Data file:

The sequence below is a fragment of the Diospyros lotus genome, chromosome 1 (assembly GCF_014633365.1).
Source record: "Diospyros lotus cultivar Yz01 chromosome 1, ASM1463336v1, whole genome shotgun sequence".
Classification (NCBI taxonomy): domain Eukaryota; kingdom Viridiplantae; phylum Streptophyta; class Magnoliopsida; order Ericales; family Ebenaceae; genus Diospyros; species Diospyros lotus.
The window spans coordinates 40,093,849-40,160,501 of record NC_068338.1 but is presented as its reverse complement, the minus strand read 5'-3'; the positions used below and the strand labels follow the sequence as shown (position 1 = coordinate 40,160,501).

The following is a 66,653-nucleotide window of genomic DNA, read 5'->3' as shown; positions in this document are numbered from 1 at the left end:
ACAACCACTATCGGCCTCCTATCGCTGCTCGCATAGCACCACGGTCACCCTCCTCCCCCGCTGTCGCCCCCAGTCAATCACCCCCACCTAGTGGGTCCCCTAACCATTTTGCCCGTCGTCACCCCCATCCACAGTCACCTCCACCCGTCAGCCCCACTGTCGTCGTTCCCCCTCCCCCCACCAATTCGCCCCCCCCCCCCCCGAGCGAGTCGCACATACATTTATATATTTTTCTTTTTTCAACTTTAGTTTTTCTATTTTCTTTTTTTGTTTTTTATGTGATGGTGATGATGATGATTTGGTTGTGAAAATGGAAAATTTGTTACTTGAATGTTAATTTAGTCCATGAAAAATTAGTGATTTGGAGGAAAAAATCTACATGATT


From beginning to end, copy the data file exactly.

The sequence below is a fragment of the Diospyros lotus genome, chromosome 1 (assembly GCF_014633365.1).
Source record: "Diospyros lotus cultivar Yz01 chromosome 1, ASM1463336v1, whole genome shotgun sequence".
Classification (NCBI taxonomy): domain Eukaryota; kingdom Viridiplantae; phylum Streptophyta; class Magnoliopsida; order Ericales; family Ebenaceae; genus Diospyros; species Diospyros lotus.
The window spans coordinates 40,093,849-40,160,501 of record NC_068338.1 but is presented as its reverse complement, the minus strand read 5'-3'; the positions used below and the strand labels follow the sequence as shown (position 1 = coordinate 40,160,501).

The following is a 66,653-nucleotide window of genomic DNA, read 5'->3' as shown; positions in this document are numbered from 1 at the left end:
ACAACCACTATCGGCCTCCTATCGCTGCTCGCATAGCACCACGGTCACCCTCCTCCCCCGCTGTCGCCCCCAGTCAATCACCCCCACCTAGTGGGTCCCCTAACCATTTTGCCCGTCGTCACCCCCATCCACAGTCACCTCCACCCGTCAGCCCCACTGTCGTCGTTCCCCCTCCCCCCACCAATTCGCCCCCCCCCCCCCCGAGCGAGTCGCACATACATTTATATATTTTTCTTTTTTCAACTTTAGTTTTTCTATTTTCTTTTTTTGTTTTTTATGTGATGGTGATGATGATGATTTGGTTGTGAAAATGGAAAATTTGTTACTTGAATGTTAATTTAGTCCATGAAAAATTAGTGATTTGGAGGAAAAAATCTACATGATT